Balancing the Brain: Easing Stress and Postpartum Depression through Yoga
I slip into the sunlit studio just in time, out of breath and frazzled from this morning's challenges: the breakfast that my daughter threw all over the dog, the futile attempt to do the dishes while she wanted my attention, and the last-minute emergency clothing change that almost made me late for my Mommy and Me yoga class. I relax into Sukhasana (Easy Pose), close my eyes, and begin to center myself, breathing and chanting the Adi mantra that precedes our Kundalini class: "Ong namo guru dev namo," "I bow to the creative wisdom within myself."
Not only does this class give me permission to relax from the challenges of motherhood, it also provides me with an important social network of other new mothers. But it turns out that there's a bigger reason why I feel so rejuvenated after a session of Kundalini yoga, and it has to do with its powerful effect on brain chemistry.
Gurmukh Khalsa, a teacher at Golden Bridge Yoga in Los Angeles, describes Kundalini as "the science of the breath." According to Khalsa, it is breathing, along with the repetition of sounds and visualization, that helps balance our hormones, purging the negative chemicals that can cause some women to experience postpartum depression. After giving birth, a woman's body makes a complicated physiological switch from pregnancy to nursing, and yoga can help a woman keep a healthy relationship with her body. Aside from eating well and sleeping when the baby sleeps, yoga is one of the best ways a new mommy can stay healthy and happy, Khalsa says.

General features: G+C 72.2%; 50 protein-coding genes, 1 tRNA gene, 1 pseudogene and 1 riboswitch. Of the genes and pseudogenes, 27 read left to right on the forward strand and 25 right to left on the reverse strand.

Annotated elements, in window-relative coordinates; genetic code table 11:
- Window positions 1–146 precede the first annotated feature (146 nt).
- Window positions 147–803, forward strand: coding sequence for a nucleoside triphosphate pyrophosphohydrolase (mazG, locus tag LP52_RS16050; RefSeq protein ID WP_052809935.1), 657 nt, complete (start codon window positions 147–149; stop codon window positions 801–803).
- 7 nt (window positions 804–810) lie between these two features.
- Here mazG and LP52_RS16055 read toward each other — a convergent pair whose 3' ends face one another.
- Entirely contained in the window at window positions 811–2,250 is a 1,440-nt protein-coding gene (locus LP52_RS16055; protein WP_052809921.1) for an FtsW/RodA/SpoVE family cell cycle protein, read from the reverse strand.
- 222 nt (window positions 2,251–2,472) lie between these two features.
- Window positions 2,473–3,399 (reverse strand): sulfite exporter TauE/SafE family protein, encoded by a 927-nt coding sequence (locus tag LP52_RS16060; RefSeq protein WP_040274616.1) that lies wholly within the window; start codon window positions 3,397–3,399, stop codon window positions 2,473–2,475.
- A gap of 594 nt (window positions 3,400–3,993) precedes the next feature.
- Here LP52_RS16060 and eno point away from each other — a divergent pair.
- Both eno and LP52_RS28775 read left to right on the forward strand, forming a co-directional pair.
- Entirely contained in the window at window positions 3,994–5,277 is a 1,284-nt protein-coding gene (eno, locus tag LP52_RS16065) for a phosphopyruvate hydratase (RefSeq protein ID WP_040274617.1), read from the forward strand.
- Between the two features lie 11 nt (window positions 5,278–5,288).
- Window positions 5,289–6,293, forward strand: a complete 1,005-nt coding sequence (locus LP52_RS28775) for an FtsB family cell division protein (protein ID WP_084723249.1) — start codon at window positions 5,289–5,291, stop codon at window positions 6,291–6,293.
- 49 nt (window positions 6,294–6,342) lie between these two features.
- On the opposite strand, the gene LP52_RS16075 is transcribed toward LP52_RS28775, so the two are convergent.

Breaking the Cycle of Depression
Susan Ricker, another Kundalini teacher, first used hypnotherapy and breathing to help her Lamaze students relax, but she really began to understand the power of these practices when she became a psychotherapist. "Many women believe that motherhood should be the happiest time of their lives, but privately they are exhausted and miserable after giving birth. Because they are ashamed of their feelings, they don't give themselves permission to deal with the fears they have. Through fear, we get stuck in a cycle of negative reinforcement, but the visualization, meditation, and breathing of Kundalini yoga create a powerful biofeedback mechanism that can physically alter our body chemistry. By regulating our breathing pattern, we can balance the brain, linking the rational, left hemisphere with the more sensory right hemisphere." According to Susan, within a minute and a half we can wire the brain to respond as though we're on vacation.
Subscribe to YJ
Join Yoga Journal's Benefits Plus
Liability insurance and benefits to support
teachers and studios.